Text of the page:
Introducing the New Testament, 2nd Edition

A Historical, Literary, and Theological Survey


25. James

Video Introduction


This chapter offers a brief overview of the contents of James, followed by discussion of historical background and major themes.

In terms of historical background, the book has traditionally been regarded as a letter from James the brother of Jesus to Jewish Christians who live outside of Palestine. Some scholars think the letter is actually pseudepigraphical, but in any case, it does reflect a Jewish Christian perspective influenced by Israelite wisdom tradition, Greco-Roman diatribe, and the teachings of Jesus.

The letter of James encourages its readers to develop a positive outlook on trials and temptations, including temptations to sin, which, when resisted, strengthen their faith. The letter also contrasts “wisdom from above” with worldly wisdom and urges its readers not to be double-minded in trying to hold to both. Most notably, James addresses the issue of “faith and works” and appears to contradict what Paul says about people being made righteous by faith alone. Most scholars, however, assume that James means something different by “faith” (and possibly by “works”) than Paul did, such that the apparent disagreement is largely one of semantics. Finally, the letter of James exhibits pronounced concern for the poor and an attendant hostility toward the rich.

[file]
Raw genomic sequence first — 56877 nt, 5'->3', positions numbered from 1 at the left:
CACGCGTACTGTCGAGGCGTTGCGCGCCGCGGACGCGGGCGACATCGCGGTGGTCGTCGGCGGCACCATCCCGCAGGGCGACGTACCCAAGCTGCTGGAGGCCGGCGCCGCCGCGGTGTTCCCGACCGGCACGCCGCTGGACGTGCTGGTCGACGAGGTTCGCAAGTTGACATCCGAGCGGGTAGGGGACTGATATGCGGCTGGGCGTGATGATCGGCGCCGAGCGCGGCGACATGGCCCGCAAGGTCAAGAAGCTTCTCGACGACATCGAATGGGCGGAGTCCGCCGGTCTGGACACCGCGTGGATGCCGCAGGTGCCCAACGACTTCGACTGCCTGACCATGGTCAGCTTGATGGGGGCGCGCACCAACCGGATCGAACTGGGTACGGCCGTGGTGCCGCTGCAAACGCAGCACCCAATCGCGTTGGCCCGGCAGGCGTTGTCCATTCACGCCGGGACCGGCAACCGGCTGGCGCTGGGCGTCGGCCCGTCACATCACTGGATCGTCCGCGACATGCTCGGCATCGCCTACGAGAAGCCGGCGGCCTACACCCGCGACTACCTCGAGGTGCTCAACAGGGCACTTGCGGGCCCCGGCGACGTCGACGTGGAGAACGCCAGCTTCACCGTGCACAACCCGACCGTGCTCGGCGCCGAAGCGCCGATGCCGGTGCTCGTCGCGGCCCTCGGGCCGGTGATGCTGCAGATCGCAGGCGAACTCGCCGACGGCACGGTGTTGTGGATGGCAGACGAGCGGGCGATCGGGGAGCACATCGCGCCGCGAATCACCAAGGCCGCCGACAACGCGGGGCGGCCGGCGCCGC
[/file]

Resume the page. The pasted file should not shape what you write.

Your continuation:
Study Questions

  1. Summarize what is known about James, the brother of Jesus. How is he presented in the New Testament, and what do we know of him from other sources?

  2. Give two ways in which James exhibits common features of Wisdom literature, providing an example of each.

  3. What is the “wisdom from above” about which James speaks, and how does one acquire it? Give half a dozen illustrations of what would characterize people who possess such wisdom.

  4. Compare and contrast what the letter of James says about “faith and works” with what is said about “faith and works” in Paul’s letters. How might the two perspectives be reconciled?

  5. What marks a person as “poor” according to the letter of James, and what marks a person as “rich”? What advice does James give the church concerning the poor? What does James suggest rich people ought to do?

Video: The Poor in James

Interactive: Parallels between James and Proverbs

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Click to see parallels between James and Proverbs.